Writers are often told to “show not tell.” And in general, that’s a fairly sound principle. Readers don’t want to wade through pages of description. They want the author to get on with the story and the character development, and too much “telling” pulls the reader out of the story. On the other hand (there is always that other hand isn’t there), readers also don’t want flat characters and they don’t want to be left out, so to speak. Including a certain amount of information in a story – especially backstory – gives the reader insight into the characters and makes the reader feel a part of what’s going on. One way that well-written crime fiction strikes this balance is to integrate characters from the sleuth’s past. As we see the sleuth interacting with these people, we learn backstory and we get insight into what motivates the sleuth. We can also get a perspective on the sleuth’s view of a case.
For example, in the course of his work, Agatha Christie’s Hercule Poirot interacts more than once with people from his past in Belgium. In fact, that’s one interesting role that Chief Inspector James “Jimmy” Japp plays in the novels that feature him; he gives us a little of Poirot’s backstory and updates us without Christie having to tell us what’s happened in Poirot’s life. For instance, in The Mysterious Affair at Styles, Poirot and Captain Hastings investigate the poisoning death of Emily Ingelthorp. Two Scotland Yard men – one of whom is Japp – attend the inquest and get involved in the investigation. As everyone’s leaving the inquest, Poirot introduces Hastings to Japp, who introduces Poirot to his colleague this way:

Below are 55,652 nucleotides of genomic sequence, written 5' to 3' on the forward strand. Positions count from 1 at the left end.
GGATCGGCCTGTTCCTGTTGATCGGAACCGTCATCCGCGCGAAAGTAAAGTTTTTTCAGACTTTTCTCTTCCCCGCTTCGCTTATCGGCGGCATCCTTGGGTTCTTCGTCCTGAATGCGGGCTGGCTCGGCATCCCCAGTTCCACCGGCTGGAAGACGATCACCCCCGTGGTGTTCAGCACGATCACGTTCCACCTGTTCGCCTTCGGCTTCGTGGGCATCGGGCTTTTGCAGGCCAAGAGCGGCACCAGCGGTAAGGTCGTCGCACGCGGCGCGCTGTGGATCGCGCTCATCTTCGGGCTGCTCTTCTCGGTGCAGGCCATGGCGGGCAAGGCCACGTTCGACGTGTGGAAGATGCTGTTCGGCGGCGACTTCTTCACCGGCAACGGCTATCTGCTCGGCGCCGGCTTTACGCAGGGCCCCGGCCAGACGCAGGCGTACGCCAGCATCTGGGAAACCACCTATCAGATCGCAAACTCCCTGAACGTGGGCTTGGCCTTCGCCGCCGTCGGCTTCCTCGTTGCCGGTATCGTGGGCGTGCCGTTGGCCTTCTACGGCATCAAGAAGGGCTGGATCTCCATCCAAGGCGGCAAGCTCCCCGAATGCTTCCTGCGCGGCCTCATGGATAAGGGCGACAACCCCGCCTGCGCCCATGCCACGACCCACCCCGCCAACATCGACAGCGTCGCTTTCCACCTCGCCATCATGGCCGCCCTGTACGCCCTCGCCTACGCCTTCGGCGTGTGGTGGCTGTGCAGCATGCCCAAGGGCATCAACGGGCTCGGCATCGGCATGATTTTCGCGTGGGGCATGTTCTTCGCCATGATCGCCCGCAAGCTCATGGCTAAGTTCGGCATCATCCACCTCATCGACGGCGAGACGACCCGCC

“You’ve heard me speak of Mr. Poirot? It was in 1904 he and I worked together–the Abercrombie forgery case–you remember, he was run down in Brussels. Ah, those were great days, moosier. Then, do you remember ‘Baron’ Altara? There was a pretty rogue for you! He eluded the clutches of half the police in Europe. But we nailed him in Antwerp–thanks to Mr. Poirot here.”
We don’t have to be given a lot of description about Poirot’s life in the Belgian police force; other characters refer to it and that gives the reader that information.
We also see that strategy used effectively in Åsa Larsson’s Sun Storm (AKA The Savage Altar). Stockholm tax attorney Rebecka Martinsson gets a call one day from a former friend Sanna Strångard. Sanna has discovered the murdered body of her brother Viktor in a local church in Martinsson’s home town of Kiruna. Sanna begs her friend to return to Kiruna and help her through this difficult time. At first Martinsson is very reluctant to take this trip; she’s put Kiruna behind her for some good reasons. But Sanna Strångard is very persuasive and eventually Martinsson makes the trip. The two old friends do some catching up and through that, we find out several things about what each one has been doing. We discover, for instance, that after leaving Kiruna, Martinsson moved to Uppsala where she studied law, and then moved to Stockholm. Sanna Strångard, on the other hand, remained in Kiruna where she had two children. We don’t learn these details through pages and pages of description. The strategy of having Martinsson catch up with someone she’s known for a long time gives readers the information.